Black Cumin Seed
Bountiful Black Cumin Seed can be traced back to the ancient Egyptians and ancient Greeks who used it as an invigorating tonic. Cleopatra counted on the seeds to keep her skin and hair beautiful, while King Tut was sure to be buried with an alabaster box of black cumin seeds.
Botanical Name: Nigella sativa
Botanical Family: Ranunculaceae
Extraction Method: Supercritical extract
Part of Plant Distilled: Seed
Country of Origin: India
Cultivation Method: Organic
Composition: 100% Nigella sativa
Consistency: Medium viscosity
Scent Description: Deeply aromatic; pungent spicy
Blends well with: Frankincense, Cumin, Oregano, Lavender, Sweet Thyme, Thyme, Peppermint, Mastic, Copal, Coriander, All Spice, Hyssop, Marjoram, Cardamom, and Fennel.
Uses: Skin smoother and hair shiner. Spicy culinary scent. Fortifying.
Kings, queens, and prophets have been singing the praises of black cumin seeds for over three millennia, and for good reason. As in any season, these tiny, ink black seeds have been used by ancient cultures and modern men and women as an invigorating tonic.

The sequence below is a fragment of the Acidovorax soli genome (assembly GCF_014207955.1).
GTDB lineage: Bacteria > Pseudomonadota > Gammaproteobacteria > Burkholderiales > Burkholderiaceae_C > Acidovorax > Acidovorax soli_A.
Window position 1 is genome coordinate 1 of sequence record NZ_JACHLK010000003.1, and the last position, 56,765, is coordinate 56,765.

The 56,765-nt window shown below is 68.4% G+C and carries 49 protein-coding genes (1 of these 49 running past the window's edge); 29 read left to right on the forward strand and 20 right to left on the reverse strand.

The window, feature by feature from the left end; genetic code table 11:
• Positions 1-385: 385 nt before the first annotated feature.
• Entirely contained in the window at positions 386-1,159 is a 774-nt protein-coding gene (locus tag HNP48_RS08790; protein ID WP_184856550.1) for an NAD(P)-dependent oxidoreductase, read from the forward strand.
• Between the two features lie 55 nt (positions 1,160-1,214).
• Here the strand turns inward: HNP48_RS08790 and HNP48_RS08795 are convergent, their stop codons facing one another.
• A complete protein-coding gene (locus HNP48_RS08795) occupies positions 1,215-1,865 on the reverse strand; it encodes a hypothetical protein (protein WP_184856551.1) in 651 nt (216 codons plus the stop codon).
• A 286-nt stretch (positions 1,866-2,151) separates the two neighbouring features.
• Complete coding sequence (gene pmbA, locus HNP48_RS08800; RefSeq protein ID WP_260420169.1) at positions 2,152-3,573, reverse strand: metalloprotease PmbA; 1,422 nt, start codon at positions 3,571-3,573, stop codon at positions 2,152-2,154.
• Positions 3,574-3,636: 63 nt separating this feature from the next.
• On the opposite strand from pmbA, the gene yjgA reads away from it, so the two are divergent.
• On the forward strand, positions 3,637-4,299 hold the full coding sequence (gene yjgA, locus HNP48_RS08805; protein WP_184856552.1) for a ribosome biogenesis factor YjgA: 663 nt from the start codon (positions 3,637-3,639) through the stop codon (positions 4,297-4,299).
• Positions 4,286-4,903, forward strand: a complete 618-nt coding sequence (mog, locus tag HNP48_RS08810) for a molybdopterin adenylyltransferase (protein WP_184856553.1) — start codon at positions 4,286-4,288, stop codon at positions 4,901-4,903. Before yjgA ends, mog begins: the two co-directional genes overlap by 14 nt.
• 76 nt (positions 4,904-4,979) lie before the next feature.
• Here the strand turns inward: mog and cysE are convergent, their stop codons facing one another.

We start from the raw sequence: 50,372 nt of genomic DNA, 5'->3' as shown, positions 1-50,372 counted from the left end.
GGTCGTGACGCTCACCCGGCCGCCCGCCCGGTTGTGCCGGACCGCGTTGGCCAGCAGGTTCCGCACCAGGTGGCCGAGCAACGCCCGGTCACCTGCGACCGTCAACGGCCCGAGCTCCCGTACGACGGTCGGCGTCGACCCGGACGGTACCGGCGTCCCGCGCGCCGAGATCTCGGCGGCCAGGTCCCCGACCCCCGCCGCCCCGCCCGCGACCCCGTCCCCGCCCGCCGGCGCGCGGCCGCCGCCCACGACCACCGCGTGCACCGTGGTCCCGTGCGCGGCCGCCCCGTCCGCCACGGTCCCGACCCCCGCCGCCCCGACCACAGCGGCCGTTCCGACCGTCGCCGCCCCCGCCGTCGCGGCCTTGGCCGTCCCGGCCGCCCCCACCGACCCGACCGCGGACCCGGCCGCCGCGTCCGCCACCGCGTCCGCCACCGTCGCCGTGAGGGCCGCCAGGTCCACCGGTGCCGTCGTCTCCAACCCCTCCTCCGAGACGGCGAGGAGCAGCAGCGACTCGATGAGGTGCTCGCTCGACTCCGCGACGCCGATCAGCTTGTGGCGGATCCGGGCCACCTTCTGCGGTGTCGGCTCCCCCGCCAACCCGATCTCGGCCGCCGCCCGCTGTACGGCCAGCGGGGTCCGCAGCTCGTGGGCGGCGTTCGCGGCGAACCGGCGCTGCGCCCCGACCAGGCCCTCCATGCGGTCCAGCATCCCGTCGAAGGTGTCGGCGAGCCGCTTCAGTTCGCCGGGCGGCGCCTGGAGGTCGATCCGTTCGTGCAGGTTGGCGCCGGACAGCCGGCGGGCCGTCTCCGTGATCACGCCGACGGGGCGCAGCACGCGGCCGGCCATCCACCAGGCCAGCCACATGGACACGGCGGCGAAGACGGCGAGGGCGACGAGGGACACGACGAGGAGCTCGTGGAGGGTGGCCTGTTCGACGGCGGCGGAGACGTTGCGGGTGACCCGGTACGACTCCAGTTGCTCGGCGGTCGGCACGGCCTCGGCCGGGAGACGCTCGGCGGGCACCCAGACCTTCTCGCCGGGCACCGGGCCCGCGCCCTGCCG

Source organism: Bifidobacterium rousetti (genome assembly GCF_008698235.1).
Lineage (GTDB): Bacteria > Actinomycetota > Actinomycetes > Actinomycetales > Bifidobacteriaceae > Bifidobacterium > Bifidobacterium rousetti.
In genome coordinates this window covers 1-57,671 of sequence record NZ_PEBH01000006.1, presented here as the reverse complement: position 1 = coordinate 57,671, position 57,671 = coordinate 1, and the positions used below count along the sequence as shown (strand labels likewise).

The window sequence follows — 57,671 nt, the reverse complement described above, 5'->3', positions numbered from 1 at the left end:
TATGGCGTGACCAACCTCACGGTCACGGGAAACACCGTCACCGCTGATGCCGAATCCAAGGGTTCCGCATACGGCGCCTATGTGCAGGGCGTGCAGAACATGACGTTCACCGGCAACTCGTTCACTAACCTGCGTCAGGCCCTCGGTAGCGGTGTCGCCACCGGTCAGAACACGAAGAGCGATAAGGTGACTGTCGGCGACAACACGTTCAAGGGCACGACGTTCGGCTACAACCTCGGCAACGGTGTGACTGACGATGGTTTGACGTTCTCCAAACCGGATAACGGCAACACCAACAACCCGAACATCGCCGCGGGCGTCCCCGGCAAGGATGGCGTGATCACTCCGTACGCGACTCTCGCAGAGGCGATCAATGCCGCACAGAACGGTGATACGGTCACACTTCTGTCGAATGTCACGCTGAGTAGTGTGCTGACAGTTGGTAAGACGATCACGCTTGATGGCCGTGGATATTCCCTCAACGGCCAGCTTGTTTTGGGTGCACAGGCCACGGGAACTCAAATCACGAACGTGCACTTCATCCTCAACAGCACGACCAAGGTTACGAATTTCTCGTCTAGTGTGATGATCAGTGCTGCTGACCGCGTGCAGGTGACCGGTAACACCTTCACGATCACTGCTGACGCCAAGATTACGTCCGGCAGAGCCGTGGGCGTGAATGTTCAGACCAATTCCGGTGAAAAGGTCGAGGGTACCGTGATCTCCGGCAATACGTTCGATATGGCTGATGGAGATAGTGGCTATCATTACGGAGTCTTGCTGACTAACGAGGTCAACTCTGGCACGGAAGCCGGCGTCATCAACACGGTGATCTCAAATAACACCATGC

The supercritical extract of these seeds is more potent than tinctures and infusions. This special process expresses a fulsome lipid full of fatty acids, including 45-65% linoleic acid and 1% of the rare eicosadienoic acid. It consists mainly of thymoquinone, cymene, and thujene plant compounds.
This "seed for all things'" spicy aroma is a strengthening and heartening tonic.
"The humble, yet immensely powerful seeds of the annual flowering plant, Nigella Sativa, have been prized for their properties since time immemorial. While frequently referred to among English-speaking cultures as Roman coriander, black sesame, black cumin, black caraway and onion seed, it is known today primarily as black seed, which is at the very least an accurate description of its physical appearance... The earliest record of its cultivation and use come from ancient Egypt. Black seed oil, in fact, was found in Egyptian pharaoh Tutankhamun's tomb, dating back to approximately 3,300 years ago. In Arabic cultures, black cumin is so known as Habbatul barakah, meaning the seed of blessing... Many of black cumin's traditionally ascribed health benefits have been thoroughly been confirmed in 458 published, peer reviewed studies... Sometimes the biblical reference to 'faith the size of a mustard seed moving mountains' comes to mind in connection with natural substances like black seeds. After all, do seeds not contain within them the very hope for continuance of the entire species that bore it? This super-saturated state of the seed, where life condenses itself down into an intensely miniaturized holographic fragment of itself, promising the formation of future worlds within itself, is the very emblem of life's immense and immortal power." Sayer Ji, GreenMedinfo